Bluebird prepaid card and The Chase Liquid prepaid cards are targeting teenagers and youngsters by offering a non-expensive, convenient system for withdrawals and cash transactions. The prepaid card industry pundits have long believed that companies require a proper segmentation, targeting and positioning of prepaid cash cards. Teenagers make a good target audience, as parents usually don’t want to place the fiscal responsibility of a credit card on their children, but would still like a way to track how their cash is being spent.
Bluebird, a prepaid card initiative by American Express and Walmart was launched in late October 2011, in addition to American express’s digital wallet platform ‘Serve'. 3 months later in Jan 2013, there were 575,000 customers of Bluebird according to Dan Schulman, Group president of enterprise growth, Amex. 85% of Bluebird customers are new to Amex and 45% of them are estimated to be under the age of 35.
The American express Bluebird is a low cost alternative to the general-purpose prepaid card. The bluebird does not charge a monthly fee for activation and can be obtained for $5 at the Walmart stores or for free online. If the cardholder is enrolled in direct deposit, it offers free ATM withdrawals within the MoneyPass network whereas other withdrawals are charged at $2.
The Bluebird can be loaded for free from a bank account or by using cash or a debit card at participating Walmart locations, although loading with a debit card costs $2. Customers can deposit checks by snapping a picture with their smartphones, electronically pay bills, send cash to family and friends, and place up to $100,000 into their accounts. Users can withdraw a maximum of $500 per day with a limit of $2000 per month. If a customer wants to send money to someone that does not possess Bluebird, all he has to do is click “Pay Bills” and then add that person as a payee. The receiver’s address and name is required but no social security number or EIN, which makes the process simple. The user accumulates 5 chase reward points for every dollar spent which can be redeemed for various goods and services, adding a rewarding incentive to using the card (Always a good combination).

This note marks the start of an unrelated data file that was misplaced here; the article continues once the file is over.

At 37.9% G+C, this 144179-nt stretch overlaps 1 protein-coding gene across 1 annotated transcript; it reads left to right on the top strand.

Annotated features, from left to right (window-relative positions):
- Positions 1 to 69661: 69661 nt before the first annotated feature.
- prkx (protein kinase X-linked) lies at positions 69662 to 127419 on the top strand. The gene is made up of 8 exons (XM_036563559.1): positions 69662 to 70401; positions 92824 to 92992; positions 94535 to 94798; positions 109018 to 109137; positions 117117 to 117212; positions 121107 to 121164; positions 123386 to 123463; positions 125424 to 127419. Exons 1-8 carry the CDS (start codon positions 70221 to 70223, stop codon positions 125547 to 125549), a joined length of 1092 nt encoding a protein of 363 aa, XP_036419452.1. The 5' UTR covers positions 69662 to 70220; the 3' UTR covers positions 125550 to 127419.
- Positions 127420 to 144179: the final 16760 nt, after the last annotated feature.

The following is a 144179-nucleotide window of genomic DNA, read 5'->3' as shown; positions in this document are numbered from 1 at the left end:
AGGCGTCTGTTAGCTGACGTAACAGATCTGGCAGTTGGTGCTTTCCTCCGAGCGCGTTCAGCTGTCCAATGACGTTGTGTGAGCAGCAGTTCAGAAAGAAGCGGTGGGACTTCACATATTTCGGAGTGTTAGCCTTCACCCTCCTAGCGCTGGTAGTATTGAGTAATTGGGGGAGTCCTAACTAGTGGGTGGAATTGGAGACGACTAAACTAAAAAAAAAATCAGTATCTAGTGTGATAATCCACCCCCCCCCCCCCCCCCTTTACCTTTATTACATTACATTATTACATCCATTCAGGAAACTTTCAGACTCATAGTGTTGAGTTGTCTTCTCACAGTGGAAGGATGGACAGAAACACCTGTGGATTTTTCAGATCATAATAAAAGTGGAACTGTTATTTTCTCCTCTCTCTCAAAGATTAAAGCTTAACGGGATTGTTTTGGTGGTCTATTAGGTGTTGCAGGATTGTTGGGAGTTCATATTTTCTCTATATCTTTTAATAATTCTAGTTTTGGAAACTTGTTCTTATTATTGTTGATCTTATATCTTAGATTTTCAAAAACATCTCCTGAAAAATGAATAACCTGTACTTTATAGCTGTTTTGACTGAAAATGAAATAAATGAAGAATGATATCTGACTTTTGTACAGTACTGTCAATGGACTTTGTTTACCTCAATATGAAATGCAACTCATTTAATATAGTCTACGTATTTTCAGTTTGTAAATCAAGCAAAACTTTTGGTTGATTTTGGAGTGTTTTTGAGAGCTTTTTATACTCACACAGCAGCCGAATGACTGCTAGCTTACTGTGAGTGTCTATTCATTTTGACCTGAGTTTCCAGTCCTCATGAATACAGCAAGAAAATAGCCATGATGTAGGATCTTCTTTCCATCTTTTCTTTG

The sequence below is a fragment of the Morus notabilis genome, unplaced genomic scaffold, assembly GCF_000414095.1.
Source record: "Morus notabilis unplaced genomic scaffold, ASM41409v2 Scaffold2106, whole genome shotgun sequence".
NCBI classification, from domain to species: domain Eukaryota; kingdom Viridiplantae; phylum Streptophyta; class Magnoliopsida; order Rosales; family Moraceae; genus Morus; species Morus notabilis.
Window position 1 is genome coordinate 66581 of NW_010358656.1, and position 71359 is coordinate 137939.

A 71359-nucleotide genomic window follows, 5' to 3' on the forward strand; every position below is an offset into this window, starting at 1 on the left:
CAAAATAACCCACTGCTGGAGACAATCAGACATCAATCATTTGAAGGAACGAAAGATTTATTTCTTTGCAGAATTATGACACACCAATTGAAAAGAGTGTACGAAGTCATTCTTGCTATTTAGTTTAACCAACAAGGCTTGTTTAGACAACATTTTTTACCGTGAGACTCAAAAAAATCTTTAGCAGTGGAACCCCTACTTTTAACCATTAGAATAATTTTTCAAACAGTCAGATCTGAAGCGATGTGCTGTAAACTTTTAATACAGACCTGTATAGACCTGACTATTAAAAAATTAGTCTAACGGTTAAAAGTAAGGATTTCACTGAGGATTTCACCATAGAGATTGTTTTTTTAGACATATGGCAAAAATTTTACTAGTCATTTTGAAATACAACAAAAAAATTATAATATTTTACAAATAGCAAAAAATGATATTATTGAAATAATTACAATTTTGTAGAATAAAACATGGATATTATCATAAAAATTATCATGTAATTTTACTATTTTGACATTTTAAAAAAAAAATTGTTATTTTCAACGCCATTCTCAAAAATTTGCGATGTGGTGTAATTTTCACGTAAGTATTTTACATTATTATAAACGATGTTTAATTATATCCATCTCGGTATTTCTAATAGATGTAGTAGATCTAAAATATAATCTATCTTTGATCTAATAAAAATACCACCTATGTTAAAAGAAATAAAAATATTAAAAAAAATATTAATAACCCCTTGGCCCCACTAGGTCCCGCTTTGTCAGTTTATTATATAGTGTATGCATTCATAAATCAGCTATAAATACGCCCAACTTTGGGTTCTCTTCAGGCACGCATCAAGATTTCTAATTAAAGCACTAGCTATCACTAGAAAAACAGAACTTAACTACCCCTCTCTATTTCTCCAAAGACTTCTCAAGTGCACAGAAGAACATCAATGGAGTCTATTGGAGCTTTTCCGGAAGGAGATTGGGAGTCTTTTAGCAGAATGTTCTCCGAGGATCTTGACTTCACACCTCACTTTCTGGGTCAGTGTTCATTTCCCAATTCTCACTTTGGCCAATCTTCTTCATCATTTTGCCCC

Chase Liquid is a reloadable card that can be used at any terminal that accepts VISA® debit cards. It does not charge any fees to open an account, load cash, withdraw or reload money onto the card. The Chase Liquid card charges a flat rate of $4.95 a month, with no charge for getting paper statements or paying bills. A comparison of annual cost of various cards to the typical user as tabulated by Breton Woods is shown below:
|Card Name||Annual Cost|
|Green Dot Card||$195|
|Walmart money card||$236|
|NetSpend Prepaid Premier ($500 + direct deposit)||$295|
|NetSpend Prepaid (Fee Advantage)||$373|
|NetSpend Prepaid (Pay as you go)||$457|
The prime offering of Chase Liquid is free check and cash deposits and free ATM withdrawals. 17,500 ATMs are in operation along with 5,500 branches in 32 states. Chase Liquid does not charge for customer service. The card can be loaded with as little as $25 to begin with.
On the contrary, American express Bluebird card charges $2 for each ATM withdrawal if the customer does not enroll in direct. There are 80,000 ATMs available for withdrawal for the American express Bluebird, a plus which may or may not make up for that $2 fee. If that wasn’t enough to level the playing field, Bluebird also doesn’t charge a monthly fee for its card, unlike the Chase Liquid who charges $4.95 a month.
LTP View: Both prepaid cards have new cost effective options for customers who are economically backward and unbanked/underbanked. While the cost of obtaining and maintenance of a Chase Liquid card might be a little lesser, the sheer number of its ATMs, Walmart outlets (more than 4000) and service offered by the American Express Bluebird card might give it an edge.